Rand Paul jeopardized his pro-life credentials and his 2016 chances by resolutely insisting that Plan B is not an abortifacient. The problem for the good doctor is that it is.
Plan B, the “morning after” pill, also referred to as “emergency contraception,” can cause an abortion. It does so by preventing a fertilized egg – a human being in her earliest stage of development – from implanting in the womb of the mother.
The brand new baby is flushed from the mother’s body like medical waste.
It’s called the morning after pill since it can be taken after unprotected sexual intercourse for the purposes of preventing an enduring pregnancy. It is not in fact “contraception” at all, since it doesn’t prevent fertilization. What it prevents is implantation.
The pro-death crowd has tried to redefine the term “pregnancy” by trying to argue that it only technically or medically begins with the implantation of the embryo on the uterine wall. But that occurs days after the sperm has fertilized the egg and brought a new baby into existence.
By redefining the term, they are hoping you won’t think the destruction of a baby in the first seven days of her life is not in fact the destruction of a baby in the first seven days of her life.
So Plan B is not a form of contraception, it’s not a form of “birth control,” it results in a chemically induced abortion.
Now Rand Paul is a medical doctor. He’s not an Ob-Gyn, he’s an ophthalmologist, but as a trained physician and a pro-lifer, he really should know better. In fact, he does know better. After all, he sponsored a pro-life bill in 2013 that defines life as beginning at fertilization, not implantation.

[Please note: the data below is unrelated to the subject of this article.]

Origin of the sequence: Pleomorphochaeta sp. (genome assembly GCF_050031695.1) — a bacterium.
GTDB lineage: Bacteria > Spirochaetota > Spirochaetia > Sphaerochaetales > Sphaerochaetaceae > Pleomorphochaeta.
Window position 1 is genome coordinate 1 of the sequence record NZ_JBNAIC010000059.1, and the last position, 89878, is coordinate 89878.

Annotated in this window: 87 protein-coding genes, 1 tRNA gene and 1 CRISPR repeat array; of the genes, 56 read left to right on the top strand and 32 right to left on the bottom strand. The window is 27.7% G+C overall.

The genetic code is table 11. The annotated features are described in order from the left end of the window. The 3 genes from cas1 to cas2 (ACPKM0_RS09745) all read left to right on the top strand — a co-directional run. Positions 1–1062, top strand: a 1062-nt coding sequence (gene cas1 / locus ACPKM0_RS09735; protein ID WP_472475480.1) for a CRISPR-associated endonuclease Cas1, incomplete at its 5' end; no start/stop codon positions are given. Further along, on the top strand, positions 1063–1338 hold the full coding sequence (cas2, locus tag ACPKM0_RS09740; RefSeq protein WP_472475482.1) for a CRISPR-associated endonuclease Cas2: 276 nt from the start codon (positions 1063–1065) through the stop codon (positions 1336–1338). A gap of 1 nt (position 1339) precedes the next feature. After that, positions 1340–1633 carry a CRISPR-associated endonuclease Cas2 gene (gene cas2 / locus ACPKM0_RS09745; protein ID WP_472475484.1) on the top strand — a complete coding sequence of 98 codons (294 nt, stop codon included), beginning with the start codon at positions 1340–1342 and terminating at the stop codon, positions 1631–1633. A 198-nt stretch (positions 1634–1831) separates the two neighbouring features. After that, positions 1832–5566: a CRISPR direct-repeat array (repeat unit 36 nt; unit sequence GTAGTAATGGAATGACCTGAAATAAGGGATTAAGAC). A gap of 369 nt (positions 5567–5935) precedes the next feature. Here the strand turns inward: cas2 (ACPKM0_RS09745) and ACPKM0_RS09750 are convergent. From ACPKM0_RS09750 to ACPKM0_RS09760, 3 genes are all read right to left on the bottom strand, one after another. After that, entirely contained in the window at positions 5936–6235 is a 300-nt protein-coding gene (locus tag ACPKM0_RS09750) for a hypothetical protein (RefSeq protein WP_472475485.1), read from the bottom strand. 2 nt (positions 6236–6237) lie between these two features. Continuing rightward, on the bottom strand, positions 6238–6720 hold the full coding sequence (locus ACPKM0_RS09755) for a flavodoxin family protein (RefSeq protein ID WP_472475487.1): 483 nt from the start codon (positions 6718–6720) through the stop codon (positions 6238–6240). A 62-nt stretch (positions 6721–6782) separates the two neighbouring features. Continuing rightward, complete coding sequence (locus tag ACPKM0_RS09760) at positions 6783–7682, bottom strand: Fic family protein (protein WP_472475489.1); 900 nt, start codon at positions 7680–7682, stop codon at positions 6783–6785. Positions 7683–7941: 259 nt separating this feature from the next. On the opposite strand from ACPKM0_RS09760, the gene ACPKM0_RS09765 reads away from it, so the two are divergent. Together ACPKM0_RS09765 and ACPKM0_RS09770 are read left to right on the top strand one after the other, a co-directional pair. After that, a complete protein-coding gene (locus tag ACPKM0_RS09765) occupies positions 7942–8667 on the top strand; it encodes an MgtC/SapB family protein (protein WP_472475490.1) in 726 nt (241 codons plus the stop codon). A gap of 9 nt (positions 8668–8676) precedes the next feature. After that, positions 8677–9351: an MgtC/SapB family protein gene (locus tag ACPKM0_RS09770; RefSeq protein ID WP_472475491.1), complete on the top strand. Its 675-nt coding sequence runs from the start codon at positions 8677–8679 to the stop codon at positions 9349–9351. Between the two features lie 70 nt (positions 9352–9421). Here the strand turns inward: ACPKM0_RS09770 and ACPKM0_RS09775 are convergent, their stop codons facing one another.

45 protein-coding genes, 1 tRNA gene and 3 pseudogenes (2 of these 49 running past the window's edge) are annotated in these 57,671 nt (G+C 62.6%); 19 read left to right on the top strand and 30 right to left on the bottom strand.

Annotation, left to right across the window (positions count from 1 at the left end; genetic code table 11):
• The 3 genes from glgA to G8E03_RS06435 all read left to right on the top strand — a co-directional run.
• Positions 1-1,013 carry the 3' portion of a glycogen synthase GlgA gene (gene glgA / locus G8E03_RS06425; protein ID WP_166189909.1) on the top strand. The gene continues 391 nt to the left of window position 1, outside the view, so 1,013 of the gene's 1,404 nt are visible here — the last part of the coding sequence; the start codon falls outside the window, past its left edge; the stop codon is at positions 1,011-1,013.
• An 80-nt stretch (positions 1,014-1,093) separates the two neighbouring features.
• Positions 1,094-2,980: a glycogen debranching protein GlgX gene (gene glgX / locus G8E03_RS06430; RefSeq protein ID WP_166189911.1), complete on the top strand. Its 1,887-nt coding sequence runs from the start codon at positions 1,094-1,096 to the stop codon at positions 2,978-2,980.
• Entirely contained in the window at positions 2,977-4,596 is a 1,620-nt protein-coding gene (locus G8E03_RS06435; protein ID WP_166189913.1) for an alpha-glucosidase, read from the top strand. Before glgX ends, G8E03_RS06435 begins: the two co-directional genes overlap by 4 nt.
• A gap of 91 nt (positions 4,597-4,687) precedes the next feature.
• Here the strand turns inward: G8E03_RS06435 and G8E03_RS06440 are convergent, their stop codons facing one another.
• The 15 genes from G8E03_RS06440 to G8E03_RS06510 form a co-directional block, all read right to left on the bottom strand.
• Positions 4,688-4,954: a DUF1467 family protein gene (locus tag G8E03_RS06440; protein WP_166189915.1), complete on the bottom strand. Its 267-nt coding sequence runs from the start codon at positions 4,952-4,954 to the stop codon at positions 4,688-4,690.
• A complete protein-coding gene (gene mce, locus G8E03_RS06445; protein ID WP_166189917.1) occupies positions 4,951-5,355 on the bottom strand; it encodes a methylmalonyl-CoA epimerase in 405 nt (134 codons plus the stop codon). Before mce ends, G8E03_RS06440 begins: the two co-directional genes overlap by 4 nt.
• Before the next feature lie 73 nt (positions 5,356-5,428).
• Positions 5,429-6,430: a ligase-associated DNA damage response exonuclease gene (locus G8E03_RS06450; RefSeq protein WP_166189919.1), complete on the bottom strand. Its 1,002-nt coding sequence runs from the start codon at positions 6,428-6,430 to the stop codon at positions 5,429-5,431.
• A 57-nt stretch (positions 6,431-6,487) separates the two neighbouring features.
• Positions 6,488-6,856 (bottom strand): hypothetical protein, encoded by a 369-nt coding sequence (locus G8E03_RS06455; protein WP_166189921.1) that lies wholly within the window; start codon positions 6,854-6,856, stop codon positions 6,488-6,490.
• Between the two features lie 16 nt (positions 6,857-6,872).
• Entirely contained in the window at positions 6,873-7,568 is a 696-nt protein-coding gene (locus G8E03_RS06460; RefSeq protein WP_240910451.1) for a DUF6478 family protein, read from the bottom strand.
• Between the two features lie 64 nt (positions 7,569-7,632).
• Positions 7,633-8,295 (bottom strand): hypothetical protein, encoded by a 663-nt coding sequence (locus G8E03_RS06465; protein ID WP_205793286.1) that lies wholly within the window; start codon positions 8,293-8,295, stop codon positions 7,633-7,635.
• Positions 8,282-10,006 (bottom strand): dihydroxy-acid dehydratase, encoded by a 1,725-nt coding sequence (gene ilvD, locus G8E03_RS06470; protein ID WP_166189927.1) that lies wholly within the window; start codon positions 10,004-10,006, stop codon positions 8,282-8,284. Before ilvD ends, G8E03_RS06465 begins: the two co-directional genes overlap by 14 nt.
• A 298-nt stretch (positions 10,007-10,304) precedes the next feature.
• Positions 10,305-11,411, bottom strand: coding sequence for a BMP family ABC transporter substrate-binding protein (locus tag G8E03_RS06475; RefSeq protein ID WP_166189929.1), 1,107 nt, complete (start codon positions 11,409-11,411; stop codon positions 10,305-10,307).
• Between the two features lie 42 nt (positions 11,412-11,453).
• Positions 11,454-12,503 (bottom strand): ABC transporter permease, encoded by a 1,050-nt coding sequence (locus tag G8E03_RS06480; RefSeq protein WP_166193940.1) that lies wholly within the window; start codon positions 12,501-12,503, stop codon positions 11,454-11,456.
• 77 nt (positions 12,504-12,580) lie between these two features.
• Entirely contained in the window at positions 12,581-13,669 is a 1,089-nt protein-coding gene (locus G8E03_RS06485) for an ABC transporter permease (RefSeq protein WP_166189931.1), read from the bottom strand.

And yet Dr. Paul was insistent this week that Plan B does not cause an abortion.
At a campaign stop at the College of Charleston, he was asked directly, “If life starts at conception, should medicine that prevents conception like Plan B be legal?”
Paul at first gave a terse answer: “I am not opposed to birth control,” was all he said. Then after a pregnant pause, he added, “That’s basically what Plan B is. Plan B is taking two birth control pills in the morning and two in the evening, and I am not opposed to that.”
He then defended his answer after the event when pressed by reporters. “Plan B is taking birth control,” he said. “I am not against birth control and I don’t know many Republicans who would be indicating that they are against birth control.”
Putting both of his responses together, here’s Rand Paul on Plan B:
“I am not opposed to birth control… Plan B is taking two birth-control pills in the morning and two in the evening, and I am not opposed to that… Plan B is taking birth control… I am not against birth control, and I don’t know many Republicans who would be indicating that they are against birth control.”
Sen. Paul has triangulated toward the center on any number of socially conservative issues in the last year or so (marriage, drug laws and crime) as he has set his eyes on the White House. But this blunder – if it is that – could prove fatal for his chances at garnering the support of evangelicals and social conservatives in 2016.
The only thing that can save him now is a full-scale apology and retraction. It better be soon and it better be convincing.
(Unless otherwise noted, the opinions expressed are the author’s and do not necessarily reflect the views of the American Family Association or American Family Radio.)